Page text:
For U.S. Defense Industry, Many Opportunities in the Middle East
By Lawrence P. Farrell Jr.
Industry analysts for some time have forecast a growing defense market in the Middle East. Countries in the Gulf Cooperation Council, particularly, are gaining financial muscle, and they are seeking to beef up their militaries with modern technology. Their interest in modernizing their weapon systems is partly fueled by concerns about Iran’s rising clout in the region.
In early October, NDIA led a trade mission to the United Arab Emirates (UAE), a country that is expected to make significant investments in military platforms and weapons over the coming years.
NDIA partnered with the U.S.-UAE Business Council (http://www.usuaebusiness.org) led by its president, Danny E. Sebright, who is also vice president of The Cohen Group. The council is the leading advocate for building commercial relationships and expanding business opportunities between the two countries.
The mission also was supported by the UAE Embassy in Washington, D.C., led by Ambassador Yousef Al Otaiba, the Department of Commerce, the U.S. Embassy in the UAE and the U.S. Commercial Service detachment.
Significant business opportunities for U.S. defense contractors were discovered throughout the visit, even for companies who were already doing business in the UAE.
The mission kicked off with a welcome reception that was addressed by Sheikha Lubna, the UAE’s minister of foreign trade. Successive sessions throughout the week outlined the “hows” of doing business in the UAE and presentations by local companies that are seeking corporate partners.
The UAE has developed an economic plan through 2030 that forms the basis for economic development. The basic objective for the Emirates is to move the economy away from today’s reliance on oil. Currently, 60 percent of national income comes from energy exports. By 2030, the country aims to reduce that figure to 40 percent.
In subsequent years, dependence on energy exports will continue to decline as economic development spins off value-added businesses in disparate economic sectors — maintenance, repair and overhaul (MRO), technical services, information technology, security and infrastructure protection (big emphasis on ports and critical energy assets), sensors, shipbuilding, unmanned systems, firearms production, munitions production, healthcare, security services, vehicle production, shooting ranges, operational training, workshop management, supplies and supply chains, testing, systems integration, systems upgrade, manufacturing, services, and education.
The UAE recognizes that its energy resources have a limited run, even if they are expected to last for another 70 to 100 years. Leaders have embarked on a plan to diversify the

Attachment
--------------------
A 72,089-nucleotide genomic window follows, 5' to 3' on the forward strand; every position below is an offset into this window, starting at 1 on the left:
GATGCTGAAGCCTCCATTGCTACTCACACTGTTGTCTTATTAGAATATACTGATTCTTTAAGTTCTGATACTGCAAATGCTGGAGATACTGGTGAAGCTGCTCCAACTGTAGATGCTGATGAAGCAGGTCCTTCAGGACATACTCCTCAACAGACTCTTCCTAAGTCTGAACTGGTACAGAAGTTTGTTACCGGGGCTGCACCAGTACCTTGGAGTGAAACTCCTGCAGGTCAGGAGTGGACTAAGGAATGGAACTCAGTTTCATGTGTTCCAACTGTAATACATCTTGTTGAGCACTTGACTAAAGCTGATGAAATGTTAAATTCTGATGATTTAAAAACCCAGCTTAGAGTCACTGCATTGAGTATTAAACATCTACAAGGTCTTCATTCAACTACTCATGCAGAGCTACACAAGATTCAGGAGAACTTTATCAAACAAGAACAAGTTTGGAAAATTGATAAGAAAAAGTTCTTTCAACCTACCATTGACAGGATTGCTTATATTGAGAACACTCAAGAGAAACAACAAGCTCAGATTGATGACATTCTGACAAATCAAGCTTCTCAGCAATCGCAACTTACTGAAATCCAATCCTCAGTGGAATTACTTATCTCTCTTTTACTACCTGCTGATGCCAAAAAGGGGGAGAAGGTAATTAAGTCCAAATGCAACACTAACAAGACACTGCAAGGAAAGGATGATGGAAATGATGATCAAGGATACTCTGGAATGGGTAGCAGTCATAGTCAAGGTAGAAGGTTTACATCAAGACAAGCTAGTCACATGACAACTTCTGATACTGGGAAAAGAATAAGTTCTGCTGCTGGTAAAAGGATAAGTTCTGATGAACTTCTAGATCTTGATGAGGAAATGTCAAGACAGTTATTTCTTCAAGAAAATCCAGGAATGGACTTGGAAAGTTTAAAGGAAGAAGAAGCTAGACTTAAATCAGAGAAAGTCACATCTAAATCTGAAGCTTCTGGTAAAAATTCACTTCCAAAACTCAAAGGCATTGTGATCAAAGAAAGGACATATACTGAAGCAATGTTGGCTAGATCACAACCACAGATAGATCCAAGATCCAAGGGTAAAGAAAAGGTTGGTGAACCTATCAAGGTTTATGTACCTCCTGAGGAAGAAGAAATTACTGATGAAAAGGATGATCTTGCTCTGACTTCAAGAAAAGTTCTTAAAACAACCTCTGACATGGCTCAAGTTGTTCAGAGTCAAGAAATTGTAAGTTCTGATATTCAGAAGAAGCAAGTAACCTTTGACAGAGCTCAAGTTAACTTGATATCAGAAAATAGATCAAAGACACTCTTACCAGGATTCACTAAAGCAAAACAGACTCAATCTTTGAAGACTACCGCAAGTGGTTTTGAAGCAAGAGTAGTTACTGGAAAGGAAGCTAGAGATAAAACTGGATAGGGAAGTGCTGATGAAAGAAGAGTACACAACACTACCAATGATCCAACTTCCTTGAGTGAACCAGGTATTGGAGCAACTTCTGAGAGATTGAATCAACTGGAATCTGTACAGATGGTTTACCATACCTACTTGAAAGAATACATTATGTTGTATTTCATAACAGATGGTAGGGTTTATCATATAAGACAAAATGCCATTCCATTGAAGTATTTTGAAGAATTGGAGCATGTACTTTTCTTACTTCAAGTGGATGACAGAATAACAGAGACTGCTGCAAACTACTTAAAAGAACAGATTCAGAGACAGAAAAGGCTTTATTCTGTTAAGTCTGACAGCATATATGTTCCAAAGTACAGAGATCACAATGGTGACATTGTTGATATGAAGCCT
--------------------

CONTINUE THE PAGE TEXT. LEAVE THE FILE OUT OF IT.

economy in preparation for a post-oil future. The first target is human capital development, to educate UAE citizens in technology and the sciences so that eventually they can take over as executives and program managers. Today the country is heavily dependent on outsiders and the goal is to nurture homegrown skills.
The second target is technology transfer, which would enable the Emirates to build indigenous industrial capability in many areas. The UAE has ample resources to invest in many areas. The choice is to focus on people and industrial development. The strategy is to invite outside firms to establish business relationships and partnerships with Emirati companies. The option is also available to establish wholly owned enterprises that operate either as suppliers to the Emirati government or as operators in duty-free zones for exports outside the Emirates.
The long-term vision is to become the go-to supplier of services and products for the entire region. A case in point is healthcare. Affluent citizens in the Middle East today who need serious medical care travel to France or the United States. The plan is for the UAE to become a center of excellence for medical care in the Middle East. A major high-tech medical facility is being developed and Emirati students are being encouraged to attend medical schools, either overseas or in the UAE.
The UAE government is welcoming partnerships with U.S. companies, particularly in aerospace, defense and homeland security.
One example is ongoing activities in aircraft MRO for airlines operating in the Middle East. There is also significant work under way in composite manufacturing in support of new aircraft development in Europe and the United States.
A week of detailed briefings and discussions made it clear that there are major opportunities for U.S. companies to do business with and in the UAE. Local corporations, remarkably, profess similar values as U.S. industry. They all emphasize integrity, service, commitment and excellence.
Companies who made presentations and sponsored our visit include Emirates Advanced Investments, The International Golden Group, Offsets Bureau/Tawazan and Mubadala.
There is impressive and rapid development ongoing in the UAE. There is also a welcoming attitude, and it is worth a look. There are opportunities for U.S. industry beyond the domestic market.